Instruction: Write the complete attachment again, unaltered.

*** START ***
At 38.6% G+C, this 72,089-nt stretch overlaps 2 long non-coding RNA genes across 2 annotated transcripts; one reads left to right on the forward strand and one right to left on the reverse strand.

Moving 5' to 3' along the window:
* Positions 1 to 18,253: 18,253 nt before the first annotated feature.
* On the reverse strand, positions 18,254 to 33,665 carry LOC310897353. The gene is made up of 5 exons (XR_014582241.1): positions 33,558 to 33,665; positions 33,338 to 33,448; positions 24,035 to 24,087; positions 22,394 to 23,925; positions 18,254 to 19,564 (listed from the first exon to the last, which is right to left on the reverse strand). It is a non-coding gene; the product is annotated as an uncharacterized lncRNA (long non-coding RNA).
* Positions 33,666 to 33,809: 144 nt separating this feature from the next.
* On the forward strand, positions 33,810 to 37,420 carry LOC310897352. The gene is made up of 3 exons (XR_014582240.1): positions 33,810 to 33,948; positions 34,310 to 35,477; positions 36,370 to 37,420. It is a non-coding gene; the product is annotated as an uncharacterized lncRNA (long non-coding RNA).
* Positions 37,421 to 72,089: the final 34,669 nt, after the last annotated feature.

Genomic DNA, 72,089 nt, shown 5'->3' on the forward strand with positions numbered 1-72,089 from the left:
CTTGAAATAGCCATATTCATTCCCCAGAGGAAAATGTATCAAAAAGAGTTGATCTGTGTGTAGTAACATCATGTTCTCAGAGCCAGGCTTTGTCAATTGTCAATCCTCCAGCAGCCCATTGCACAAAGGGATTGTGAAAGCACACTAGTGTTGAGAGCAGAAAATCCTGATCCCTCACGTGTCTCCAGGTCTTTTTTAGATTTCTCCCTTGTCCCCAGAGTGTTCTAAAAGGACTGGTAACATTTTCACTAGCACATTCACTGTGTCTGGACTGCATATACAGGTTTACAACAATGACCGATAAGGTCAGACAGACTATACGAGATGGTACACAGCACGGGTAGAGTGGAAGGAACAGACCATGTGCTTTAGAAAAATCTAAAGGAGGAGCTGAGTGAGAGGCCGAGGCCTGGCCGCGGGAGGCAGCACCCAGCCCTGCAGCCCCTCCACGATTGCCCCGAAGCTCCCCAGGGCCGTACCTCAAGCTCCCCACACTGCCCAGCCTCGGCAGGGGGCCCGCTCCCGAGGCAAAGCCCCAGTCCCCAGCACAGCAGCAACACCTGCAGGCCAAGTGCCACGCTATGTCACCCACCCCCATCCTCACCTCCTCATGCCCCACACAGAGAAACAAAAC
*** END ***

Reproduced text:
At 38.6% G+C, this 72,089-nt stretch overlaps 2 long non-coding RNA genes across 2 annotated transcripts; one reads left to right on the forward strand and one right to left on the reverse strand.

Moving 5' to 3' along the window:
* Positions 1 to 18,253: 18,253 nt before the first annotated feature.
* On the reverse strand, positions 18,254 to 33,665 carry LOC310897353. The gene is made up of 5 exons (XR_014582241.1): positions 33,558 to 33,665; positions 33,338 to 33,448; positions 24,035 to 24,087; positions 22,394 to 23,925; positions 18,254 to 19,564 (listed from the first exon to the last, which is right to left on the reverse strand). It is a non-coding gene; the product is annotated as an uncharacterized lncRNA (long non-coding RNA).
* Positions 33,666 to 33,809: 144 nt separating this feature from the next.
* On the forward strand, positions 33,810 to 37,420 carry LOC310897352. The gene is made up of 3 exons (XR_014582240.1): positions 33,810 to 33,948; positions 34,310 to 35,477; positions 36,370 to 37,420. It is a non-coding gene; the product is annotated as an uncharacterized lncRNA (long non-coding RNA).
* Positions 37,421 to 72,089: the final 34,669 nt, after the last annotated feature.

Genomic DNA, 72,089 nt, shown 5'->3' on the forward strand with positions numbered 1-72,089 from the left:
CTTGAAATAGCCATATTCATTCCCCAGAGGAAAATGTATCAAAAAGAGTTGATCTGTGTGTAGTAACATCATGTTCTCAGAGCCAGGCTTTGTCAATTGTCAATCCTCCAGCAGCCCATTGCACAAAGGGATTGTGAAAGCACACTAGTGTTGAGAGCAGAAAATCCTGATCCCTCACGTGTCTCCAGGTCTTTTTTAGATTTCTCCCTTGTCCCCAGAGTGTTCTAAAAGGACTGGTAACATTTTCACTAGCACATTCACTGTGTCTGGACTGCATATACAGGTTTACAACAATGACCGATAAGGTCAGACAGACTATACGAGATGGTACACAGCACGGGTAGAGTGGAAGGAACAGACCATGTGCTTTAGAAAAATCTAAAGGAGGAGCTGAGTGAGAGGCCGAGGCCTGGCCGCGGGAGGCAGCACCCAGCCCTGCAGCCCCTCCACGATTGCCCCGAAGCTCCCCAGGGCCGTACCTCAAGCTCCCCACACTGCCCAGCCTCGGCAGGGGGCCCGCTCCCGAGGCAAAGCCCCAGTCCCCAGCACAGCAGCAACACCTGCAGGCCAAGTGCCACGCTATGTCACCCACCCCCATCCTCACCTCCTCATGCCCCACACAGAGAAACAAAAC